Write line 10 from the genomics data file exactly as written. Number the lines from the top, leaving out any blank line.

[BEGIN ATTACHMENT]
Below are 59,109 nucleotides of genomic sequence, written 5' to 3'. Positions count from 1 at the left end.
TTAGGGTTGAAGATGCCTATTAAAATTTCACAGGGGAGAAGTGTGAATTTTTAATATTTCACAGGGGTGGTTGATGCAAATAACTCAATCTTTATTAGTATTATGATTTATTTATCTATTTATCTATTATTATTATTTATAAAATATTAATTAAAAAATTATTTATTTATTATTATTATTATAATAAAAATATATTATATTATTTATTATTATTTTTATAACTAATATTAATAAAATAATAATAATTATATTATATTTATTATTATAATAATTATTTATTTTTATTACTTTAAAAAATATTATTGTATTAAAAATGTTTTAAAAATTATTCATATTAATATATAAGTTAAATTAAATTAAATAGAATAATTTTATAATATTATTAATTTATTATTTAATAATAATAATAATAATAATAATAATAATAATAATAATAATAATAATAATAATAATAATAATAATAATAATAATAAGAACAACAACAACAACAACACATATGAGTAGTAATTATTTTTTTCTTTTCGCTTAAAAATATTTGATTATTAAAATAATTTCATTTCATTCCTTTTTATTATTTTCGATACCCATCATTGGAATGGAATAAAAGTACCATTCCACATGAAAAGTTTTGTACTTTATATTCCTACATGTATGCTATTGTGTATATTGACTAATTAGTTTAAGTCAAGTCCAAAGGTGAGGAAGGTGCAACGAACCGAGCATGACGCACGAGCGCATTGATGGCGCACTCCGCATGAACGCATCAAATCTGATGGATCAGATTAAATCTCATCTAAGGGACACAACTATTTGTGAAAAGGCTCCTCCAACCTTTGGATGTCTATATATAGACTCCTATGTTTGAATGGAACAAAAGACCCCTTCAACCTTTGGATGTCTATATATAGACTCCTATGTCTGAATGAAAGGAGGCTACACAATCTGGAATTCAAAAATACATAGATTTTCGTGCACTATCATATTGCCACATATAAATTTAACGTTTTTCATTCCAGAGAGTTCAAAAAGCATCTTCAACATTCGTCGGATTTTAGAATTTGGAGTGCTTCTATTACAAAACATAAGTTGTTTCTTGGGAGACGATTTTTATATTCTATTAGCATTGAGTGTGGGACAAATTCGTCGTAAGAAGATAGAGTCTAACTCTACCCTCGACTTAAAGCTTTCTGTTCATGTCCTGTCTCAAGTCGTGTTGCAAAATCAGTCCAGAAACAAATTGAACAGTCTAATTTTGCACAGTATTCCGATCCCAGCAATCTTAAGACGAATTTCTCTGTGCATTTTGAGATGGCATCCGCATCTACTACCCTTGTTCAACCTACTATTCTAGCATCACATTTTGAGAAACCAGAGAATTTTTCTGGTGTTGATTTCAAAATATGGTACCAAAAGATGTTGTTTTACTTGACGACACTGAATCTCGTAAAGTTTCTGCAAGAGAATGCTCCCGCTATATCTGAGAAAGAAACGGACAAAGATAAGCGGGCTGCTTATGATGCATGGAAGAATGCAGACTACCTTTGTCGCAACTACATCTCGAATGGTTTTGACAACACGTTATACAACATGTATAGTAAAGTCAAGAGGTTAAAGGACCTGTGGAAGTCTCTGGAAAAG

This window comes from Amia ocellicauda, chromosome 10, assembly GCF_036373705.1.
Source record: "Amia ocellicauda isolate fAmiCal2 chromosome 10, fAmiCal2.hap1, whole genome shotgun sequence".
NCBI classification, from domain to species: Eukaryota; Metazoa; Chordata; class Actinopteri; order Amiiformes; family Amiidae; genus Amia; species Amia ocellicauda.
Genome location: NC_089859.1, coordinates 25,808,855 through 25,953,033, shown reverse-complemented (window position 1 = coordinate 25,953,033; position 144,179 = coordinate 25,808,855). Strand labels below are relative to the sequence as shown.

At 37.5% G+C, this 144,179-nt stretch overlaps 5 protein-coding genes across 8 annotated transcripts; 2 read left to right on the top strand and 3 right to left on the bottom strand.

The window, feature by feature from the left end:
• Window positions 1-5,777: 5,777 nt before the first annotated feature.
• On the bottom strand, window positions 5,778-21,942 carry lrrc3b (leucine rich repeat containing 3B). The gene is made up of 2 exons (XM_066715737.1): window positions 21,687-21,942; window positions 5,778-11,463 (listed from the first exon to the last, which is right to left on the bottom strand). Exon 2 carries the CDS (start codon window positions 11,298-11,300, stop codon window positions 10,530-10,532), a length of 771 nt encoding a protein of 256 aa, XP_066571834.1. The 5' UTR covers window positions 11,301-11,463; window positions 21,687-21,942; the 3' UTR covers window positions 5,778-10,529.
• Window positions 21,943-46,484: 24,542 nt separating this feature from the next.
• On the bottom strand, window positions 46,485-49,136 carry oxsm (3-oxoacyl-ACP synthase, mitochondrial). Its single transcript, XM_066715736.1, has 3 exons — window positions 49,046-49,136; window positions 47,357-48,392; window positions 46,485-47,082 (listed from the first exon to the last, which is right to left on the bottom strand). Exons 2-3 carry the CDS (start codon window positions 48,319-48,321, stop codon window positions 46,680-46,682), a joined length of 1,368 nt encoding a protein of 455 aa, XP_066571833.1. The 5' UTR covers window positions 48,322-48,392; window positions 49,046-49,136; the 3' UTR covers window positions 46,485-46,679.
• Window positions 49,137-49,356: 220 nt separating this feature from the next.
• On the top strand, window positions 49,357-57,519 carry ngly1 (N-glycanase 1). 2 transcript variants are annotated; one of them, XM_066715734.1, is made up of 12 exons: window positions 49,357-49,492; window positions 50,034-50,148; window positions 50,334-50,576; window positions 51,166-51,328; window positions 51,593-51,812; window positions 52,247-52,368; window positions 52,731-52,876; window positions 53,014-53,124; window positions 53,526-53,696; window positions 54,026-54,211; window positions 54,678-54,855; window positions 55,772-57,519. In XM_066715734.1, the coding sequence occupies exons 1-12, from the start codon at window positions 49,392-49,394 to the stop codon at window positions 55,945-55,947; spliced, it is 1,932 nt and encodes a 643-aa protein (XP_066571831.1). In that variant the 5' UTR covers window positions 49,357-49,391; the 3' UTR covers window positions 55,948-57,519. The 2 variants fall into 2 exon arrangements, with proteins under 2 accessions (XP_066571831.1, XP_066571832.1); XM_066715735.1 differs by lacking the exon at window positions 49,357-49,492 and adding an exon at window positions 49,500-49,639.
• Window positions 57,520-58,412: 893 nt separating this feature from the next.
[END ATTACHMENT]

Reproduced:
• On the bottom strand, window positions 5,778-21,942 carry lrrc3b (leucine rich repeat containing 3B). The gene is made up of 2 exons (XM_066715737.1): window positions 21,687-21,942; window positions 5,778-11,463 (listed from the first exon to the last, which is right to left on the bottom strand). Exon 2 carries the CDS (start codon window positions 11,298-11,300, stop codon window positions 10,530-10,532), a length of 771 nt encoding a protein of 256 aa, XP_066571834.1. The 5' UTR covers window positions 11,301-11,463; window positions 21,687-21,942; the 3' UTR covers window positions 5,778-10,529.